Theme: Political Economy | Content Type: Journal article

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‘Full-Fat, Semi-Skimmed or Skimmed?’ The Political Economy of Immigration Policy since Brexit

James Hampshire



| 1 min read

Since the European Union referendum in 2016, UK net migration has increased to record levels. Despite the Leave campaign's promise to ‘take back control’—and a Conservative government that has adopted increasingly negative rhetoric about immigration—growing numbers of workers and international students have migrated to the UK. This apparent puzzle can be explained by examining the political economy of immigration policy. The UK economy is structurally dependent on migrants who take up jobs that British citizens shun and who address skills shortages caused by under-investment in training and education, as well as international students who help finance UK universities. As free movement came to an end, the Johnson government responded by liberalising immigration policy selectively. More recently, political pressure from the right has prompted the Sunak government to adopt policies that restrict the rights of migrant workers, international students and many British citizens to live with their families.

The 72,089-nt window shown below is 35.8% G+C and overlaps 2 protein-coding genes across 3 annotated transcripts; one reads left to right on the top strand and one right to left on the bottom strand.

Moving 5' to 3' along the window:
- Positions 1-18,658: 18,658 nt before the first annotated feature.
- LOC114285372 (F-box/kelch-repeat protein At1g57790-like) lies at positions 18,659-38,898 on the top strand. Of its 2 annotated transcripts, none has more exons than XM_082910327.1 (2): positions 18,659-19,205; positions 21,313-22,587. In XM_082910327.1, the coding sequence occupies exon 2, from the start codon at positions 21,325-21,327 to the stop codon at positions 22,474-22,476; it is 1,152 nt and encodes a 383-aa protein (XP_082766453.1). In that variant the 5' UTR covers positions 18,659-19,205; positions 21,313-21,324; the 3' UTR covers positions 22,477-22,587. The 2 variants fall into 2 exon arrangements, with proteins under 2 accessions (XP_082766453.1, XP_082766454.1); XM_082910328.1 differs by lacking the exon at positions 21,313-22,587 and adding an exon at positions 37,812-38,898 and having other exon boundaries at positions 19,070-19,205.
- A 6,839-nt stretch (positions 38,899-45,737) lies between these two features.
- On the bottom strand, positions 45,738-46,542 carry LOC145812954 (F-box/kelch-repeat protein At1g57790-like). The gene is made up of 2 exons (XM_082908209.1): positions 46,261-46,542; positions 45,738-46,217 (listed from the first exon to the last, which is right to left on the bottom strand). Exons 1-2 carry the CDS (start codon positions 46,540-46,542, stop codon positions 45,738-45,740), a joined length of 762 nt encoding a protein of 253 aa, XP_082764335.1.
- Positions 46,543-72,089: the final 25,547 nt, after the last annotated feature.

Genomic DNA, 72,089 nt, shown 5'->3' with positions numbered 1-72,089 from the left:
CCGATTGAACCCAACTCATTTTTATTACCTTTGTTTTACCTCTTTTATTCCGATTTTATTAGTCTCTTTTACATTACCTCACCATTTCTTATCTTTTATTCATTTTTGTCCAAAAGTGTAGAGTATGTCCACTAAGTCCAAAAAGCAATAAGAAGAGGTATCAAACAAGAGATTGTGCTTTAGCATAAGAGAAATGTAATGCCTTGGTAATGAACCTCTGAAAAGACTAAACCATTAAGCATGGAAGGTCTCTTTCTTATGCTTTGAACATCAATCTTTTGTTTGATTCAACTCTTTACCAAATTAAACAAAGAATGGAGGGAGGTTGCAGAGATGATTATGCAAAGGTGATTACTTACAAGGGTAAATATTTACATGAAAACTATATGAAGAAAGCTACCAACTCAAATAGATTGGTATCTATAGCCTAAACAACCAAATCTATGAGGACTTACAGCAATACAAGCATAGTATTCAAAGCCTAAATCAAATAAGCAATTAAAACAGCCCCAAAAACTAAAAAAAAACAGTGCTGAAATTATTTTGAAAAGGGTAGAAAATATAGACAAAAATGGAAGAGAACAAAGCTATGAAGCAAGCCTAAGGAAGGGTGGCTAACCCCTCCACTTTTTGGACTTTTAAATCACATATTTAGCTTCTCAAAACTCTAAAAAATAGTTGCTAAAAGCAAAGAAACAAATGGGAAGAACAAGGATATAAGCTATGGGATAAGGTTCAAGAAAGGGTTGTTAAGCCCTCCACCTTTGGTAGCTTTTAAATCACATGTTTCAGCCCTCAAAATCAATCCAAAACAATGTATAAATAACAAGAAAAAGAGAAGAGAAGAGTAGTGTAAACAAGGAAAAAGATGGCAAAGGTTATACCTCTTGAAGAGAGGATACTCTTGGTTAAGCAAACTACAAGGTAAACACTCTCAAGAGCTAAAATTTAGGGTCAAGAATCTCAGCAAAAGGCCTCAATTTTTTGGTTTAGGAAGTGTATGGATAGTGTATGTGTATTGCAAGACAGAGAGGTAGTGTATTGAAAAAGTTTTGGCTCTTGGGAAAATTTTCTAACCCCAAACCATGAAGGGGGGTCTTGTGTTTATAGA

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    James Hampshire

    James Hampshire is a Professor of Politics at the University of Sussex, and the Deputy Editor of the Journal of Ethnic and Migration Studies. He is currently researching how models of post-Fordist capitalism shape immigration policy.

    Articles by James Hampshire